Just about all of this is front-loaded. That means the vast majority of the funds have to be spent before anything comes out of the ground. The longer the well produces, the greater the payback of investment and eventual profitability. A dry hole, on the other hand, would be quite a setback.
Yet the demand for product remains. So, in this environment, where is the play? There is one, and it involves the new balance emerging. The other side of the production curve from deep horizontal fracking encompasses more traditional, shallow vertical drilling.
Here, with drilling going down only a few thousand feet with no fracking or horizontal drilling, a well can be completed for a few hundred thousand dollars. A variation on this, which I have come to call "SVF" (shallow, vertical, formula) drilling, is coming in as even less expensive. In part, this is because the "formula" portion of SVF refers to spudding wells in a pattern over an already seismically studied area.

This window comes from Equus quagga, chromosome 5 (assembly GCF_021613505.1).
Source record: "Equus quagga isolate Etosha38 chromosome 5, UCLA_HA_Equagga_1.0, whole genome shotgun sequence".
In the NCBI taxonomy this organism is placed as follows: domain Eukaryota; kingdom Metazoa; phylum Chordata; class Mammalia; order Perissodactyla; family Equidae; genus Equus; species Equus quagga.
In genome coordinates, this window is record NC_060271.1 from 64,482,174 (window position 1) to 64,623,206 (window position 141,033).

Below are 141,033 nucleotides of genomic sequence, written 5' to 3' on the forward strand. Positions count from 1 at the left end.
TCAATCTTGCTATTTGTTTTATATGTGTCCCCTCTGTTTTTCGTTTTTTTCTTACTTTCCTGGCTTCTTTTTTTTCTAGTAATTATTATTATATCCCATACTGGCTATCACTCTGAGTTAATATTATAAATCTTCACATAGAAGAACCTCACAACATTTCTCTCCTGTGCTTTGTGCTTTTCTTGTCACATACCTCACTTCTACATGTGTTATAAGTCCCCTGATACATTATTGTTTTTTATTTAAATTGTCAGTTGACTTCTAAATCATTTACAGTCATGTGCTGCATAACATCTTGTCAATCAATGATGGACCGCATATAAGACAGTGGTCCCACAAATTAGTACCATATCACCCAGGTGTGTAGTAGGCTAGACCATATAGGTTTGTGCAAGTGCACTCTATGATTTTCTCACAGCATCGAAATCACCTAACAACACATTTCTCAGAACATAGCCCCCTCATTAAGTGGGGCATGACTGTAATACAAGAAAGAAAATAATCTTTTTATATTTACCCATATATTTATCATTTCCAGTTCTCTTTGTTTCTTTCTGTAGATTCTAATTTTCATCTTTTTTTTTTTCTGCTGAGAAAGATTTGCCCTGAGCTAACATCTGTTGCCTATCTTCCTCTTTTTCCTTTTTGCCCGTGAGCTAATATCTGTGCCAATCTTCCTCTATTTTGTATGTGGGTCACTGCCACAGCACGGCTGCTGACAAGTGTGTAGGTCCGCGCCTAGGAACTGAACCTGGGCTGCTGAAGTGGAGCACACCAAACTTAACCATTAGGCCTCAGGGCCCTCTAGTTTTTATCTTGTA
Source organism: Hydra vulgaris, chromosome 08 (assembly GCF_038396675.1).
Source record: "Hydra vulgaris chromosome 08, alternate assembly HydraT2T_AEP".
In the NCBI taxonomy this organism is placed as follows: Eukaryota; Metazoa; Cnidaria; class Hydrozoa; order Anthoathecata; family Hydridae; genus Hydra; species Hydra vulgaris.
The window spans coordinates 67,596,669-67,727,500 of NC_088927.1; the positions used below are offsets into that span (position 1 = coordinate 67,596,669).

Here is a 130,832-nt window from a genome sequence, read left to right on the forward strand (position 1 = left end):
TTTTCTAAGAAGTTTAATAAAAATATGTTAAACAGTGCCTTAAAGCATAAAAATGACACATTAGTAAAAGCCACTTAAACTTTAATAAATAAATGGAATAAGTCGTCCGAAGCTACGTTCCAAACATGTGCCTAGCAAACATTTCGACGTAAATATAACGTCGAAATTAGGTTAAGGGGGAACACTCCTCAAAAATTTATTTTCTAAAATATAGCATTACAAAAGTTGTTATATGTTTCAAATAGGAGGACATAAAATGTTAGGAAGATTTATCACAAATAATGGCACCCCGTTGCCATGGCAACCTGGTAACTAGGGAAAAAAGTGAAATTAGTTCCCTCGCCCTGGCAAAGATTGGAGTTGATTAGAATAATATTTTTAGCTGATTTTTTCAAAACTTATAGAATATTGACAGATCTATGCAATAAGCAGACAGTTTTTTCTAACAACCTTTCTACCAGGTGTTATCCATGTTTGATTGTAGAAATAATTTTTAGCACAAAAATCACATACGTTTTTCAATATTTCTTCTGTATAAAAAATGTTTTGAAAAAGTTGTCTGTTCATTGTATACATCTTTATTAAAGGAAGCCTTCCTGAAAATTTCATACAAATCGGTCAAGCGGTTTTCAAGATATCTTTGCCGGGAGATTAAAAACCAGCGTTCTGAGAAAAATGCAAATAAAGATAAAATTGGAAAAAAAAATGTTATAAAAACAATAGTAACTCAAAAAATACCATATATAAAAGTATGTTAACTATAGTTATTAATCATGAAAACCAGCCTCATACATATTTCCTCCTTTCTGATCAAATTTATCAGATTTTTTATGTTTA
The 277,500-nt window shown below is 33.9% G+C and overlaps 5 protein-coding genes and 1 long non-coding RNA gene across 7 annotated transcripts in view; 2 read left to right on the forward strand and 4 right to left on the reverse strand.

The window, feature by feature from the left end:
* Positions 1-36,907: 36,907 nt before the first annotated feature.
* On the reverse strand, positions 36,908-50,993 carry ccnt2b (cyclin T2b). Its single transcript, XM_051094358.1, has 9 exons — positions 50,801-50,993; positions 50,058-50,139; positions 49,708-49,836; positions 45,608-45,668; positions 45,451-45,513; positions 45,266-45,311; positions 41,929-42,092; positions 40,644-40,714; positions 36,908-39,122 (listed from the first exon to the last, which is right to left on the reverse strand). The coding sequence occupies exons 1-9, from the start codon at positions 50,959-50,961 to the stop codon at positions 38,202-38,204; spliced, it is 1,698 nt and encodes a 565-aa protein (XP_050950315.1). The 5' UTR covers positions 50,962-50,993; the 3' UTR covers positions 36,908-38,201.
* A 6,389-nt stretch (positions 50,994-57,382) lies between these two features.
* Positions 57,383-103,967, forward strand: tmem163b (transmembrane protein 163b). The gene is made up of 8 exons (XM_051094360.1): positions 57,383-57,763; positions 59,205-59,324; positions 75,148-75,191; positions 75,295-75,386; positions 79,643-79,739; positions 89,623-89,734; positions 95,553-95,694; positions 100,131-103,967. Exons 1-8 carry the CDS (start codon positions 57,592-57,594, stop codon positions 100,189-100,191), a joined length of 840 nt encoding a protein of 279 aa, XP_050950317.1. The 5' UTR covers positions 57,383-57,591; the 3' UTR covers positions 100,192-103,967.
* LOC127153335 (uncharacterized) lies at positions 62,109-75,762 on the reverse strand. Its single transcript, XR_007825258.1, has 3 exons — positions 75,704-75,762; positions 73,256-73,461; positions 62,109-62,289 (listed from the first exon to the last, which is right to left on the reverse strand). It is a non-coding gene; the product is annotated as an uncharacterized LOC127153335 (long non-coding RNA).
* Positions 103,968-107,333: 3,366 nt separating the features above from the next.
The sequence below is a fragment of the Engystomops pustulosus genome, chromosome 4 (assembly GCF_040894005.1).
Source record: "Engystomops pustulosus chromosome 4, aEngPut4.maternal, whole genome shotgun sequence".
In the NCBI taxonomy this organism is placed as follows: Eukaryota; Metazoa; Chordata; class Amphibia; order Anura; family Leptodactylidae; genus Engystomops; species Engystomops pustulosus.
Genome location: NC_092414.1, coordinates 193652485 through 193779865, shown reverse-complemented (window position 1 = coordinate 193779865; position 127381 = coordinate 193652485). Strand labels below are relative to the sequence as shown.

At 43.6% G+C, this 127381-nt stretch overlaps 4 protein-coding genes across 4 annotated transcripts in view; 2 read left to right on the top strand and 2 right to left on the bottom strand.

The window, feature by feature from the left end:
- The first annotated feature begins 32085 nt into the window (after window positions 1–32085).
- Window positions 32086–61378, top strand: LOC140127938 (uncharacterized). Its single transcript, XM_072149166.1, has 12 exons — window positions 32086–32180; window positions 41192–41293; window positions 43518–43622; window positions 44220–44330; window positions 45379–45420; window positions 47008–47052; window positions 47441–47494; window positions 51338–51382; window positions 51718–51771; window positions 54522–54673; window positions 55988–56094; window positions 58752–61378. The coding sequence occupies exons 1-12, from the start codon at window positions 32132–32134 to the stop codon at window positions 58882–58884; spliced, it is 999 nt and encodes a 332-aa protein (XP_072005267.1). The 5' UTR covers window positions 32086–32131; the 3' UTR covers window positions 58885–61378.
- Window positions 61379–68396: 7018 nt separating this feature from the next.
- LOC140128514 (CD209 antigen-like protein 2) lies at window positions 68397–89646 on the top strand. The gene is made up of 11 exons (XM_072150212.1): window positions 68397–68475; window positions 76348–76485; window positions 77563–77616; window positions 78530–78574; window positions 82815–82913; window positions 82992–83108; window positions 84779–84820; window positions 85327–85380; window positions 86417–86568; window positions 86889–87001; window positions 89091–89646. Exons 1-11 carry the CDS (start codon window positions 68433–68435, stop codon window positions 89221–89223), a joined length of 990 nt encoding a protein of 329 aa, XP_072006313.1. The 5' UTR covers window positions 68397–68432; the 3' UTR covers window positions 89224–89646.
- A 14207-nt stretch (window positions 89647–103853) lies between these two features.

The big boys need to justify large projects with heavy financing requirements. On the other hand, not only can smaller producers focusing on SVF drilling afford to stay competitive, they can also afford dry holes and still turn a profit.
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That is, if they can weather the encumbrance of debt. The smaller guys may be more efficient in maintaining production when oil is at $45 a barrel. But they also often carry higher debt to do so.
As I have discussed several times before, the cost of servicing that debt is getting worse and will comprise one of the main reasons otherwise well-run companies will be going belly up.
The shift in profitability for American production may be moving from the very big to the much smaller.
Keep watching these pages, as I'll keep you up to date on all the changes occurring in the oil and energy markets and let you know which companies are the ones best suited to profit in this new environment.
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About the Author
Dr. Kent Moors is an internationally recognized expert in oil and natural gas policy, risk assessment, and emerging market economic development. He serves as an advisor to many U.S. governors and foreign governments. Kent details his latest global travels in his free Oil & Energy Investor e-letter. He makes specific investment recommendations in his newsletter, the Energy Advantage. For more active investors, he issues shorter-term trades in his Energy Inner Circle.